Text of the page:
This is a "rule of thumb" (English usage: a rough guide, in this case a guide to study design and initial modeling), not a strict "rule" that by itself ensures a lack of overfitting. Harrell's course notes and book provide (in their 4th Chapters) references to several studies that evaluated the sample sizes necessary to avoid overfitting in low signal-to-noise situations like observational studies in medicine or social sciences. Values on the order of 10 to 20 members of the minority class (or events in survival analysis) per candidate predictor (hence the generic "events-per-predictor" terminology) were found to do a reasonable job of avoiding overfitting. You can think about this as the minority class being the hardest to fit if there are too few cases, and the harder you try to fit (by adding in more predictors) the more likely that you will overfit.
For your questions:
I can't rule out some influence of the majority-class size, but as this is a rough guide, not a strict "rule," I don't see much reason to worry about the majority-class size.
As the Harrell references linked above make clear, much also depends on the nature of the study. Well-controlled experiments or experiments with small errors in the physical sciences might only need a lower ratio. If the values of the predictor variables are narrowly distributed or you have small numbers of cases with a particular value of a categorical predictor, you might need a higher ratio. If you need a precise estimate of the intercept in a logistic regression you may need more. As noted in comments on your question, there are alternatives to the simple events-per-predictor guideline that you could consider.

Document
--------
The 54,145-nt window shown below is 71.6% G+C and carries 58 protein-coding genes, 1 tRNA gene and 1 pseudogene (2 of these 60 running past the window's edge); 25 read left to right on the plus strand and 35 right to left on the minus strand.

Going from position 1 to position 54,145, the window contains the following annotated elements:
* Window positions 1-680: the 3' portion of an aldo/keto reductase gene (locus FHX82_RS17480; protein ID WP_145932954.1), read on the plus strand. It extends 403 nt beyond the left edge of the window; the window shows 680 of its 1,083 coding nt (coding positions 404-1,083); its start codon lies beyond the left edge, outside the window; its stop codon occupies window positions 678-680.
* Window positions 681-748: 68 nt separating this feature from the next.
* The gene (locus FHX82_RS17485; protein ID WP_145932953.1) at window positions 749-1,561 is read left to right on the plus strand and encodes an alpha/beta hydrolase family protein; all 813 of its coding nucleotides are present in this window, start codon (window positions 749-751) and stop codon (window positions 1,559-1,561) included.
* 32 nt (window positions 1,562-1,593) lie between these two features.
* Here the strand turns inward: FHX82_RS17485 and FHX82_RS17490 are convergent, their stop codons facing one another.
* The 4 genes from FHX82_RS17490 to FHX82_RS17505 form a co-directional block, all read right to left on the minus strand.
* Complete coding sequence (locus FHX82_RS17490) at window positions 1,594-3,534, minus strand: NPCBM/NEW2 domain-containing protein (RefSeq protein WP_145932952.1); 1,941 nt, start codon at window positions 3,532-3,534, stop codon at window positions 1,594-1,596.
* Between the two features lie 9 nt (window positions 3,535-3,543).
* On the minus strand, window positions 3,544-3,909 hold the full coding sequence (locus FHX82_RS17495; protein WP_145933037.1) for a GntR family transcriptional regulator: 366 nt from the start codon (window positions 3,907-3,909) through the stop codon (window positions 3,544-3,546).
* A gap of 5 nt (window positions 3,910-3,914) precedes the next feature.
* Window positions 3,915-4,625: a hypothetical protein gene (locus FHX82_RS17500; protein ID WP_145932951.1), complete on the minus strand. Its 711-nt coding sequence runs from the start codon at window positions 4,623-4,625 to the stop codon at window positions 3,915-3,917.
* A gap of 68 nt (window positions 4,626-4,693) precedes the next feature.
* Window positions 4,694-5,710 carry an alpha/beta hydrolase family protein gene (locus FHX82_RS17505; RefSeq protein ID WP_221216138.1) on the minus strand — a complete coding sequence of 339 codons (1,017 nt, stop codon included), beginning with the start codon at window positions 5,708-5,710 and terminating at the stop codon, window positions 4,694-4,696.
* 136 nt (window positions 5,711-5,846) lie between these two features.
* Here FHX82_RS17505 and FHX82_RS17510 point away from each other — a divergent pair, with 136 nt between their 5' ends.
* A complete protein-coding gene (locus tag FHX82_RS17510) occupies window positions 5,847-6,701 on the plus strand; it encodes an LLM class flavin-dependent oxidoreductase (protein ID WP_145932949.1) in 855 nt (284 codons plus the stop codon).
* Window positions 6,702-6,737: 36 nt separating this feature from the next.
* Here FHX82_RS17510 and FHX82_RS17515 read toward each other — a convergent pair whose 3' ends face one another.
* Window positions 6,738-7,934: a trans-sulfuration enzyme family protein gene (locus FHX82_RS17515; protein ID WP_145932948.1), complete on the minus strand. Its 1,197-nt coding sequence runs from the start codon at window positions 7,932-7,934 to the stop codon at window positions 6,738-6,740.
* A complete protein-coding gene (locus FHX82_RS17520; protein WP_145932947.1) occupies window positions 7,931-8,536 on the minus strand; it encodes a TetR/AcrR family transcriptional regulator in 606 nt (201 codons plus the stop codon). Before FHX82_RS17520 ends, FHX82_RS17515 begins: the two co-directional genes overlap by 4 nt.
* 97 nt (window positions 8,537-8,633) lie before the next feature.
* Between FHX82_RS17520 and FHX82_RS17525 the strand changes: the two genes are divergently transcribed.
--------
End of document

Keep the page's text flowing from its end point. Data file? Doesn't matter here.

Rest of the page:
Events-per-predictor is a starting point for study design and analysis in the fields for which this rule of thumb was determined. You still need to document that your model did not, in fact, overfit substantially. Building models from multiple bootstrapped samples, evaluated against the full data set, is one good way to do this. Harrell's
rms package in R provides tools for such validation and calibration of many types of regression models, including logistic. If you are planning a prospective study and have some ideas about the spreads of your predictor values and their associations with outcome, you can do a formal power analysis to help determine the necessary study size.
Note that you can have "20 records and 60 predictors" or even more dramatic excesses of predictors to cases in some areas of interest, which can be called the "$p \gg n$" problem. For example, studies of gene expression in biology can have almost 20,000 potential predictors (the mRNA level for each of 20,000 genes) to associate with only a few dozen events (e.g., cancer deaths). Minimizing overfitting in such cases often involves a regularization approach like LASSO or ridge regression, which puts a penalty on the magnitudes of regression coefficients (many or most penalized down to 0 in LASSO). This trades off some systematic bias in the predictions against less variance when the model is applied to new data. These methods can be thought of as reducing the effective numbers of predictors as their coefficient magnitudes are reduced.
As you seem to be just starting serious modeling of this type, I strongly recommend that you consult references like those by Harrell linked above to understand the principles, and find a local statistics expert who can work with you and your colleagues to apply the principles to your study.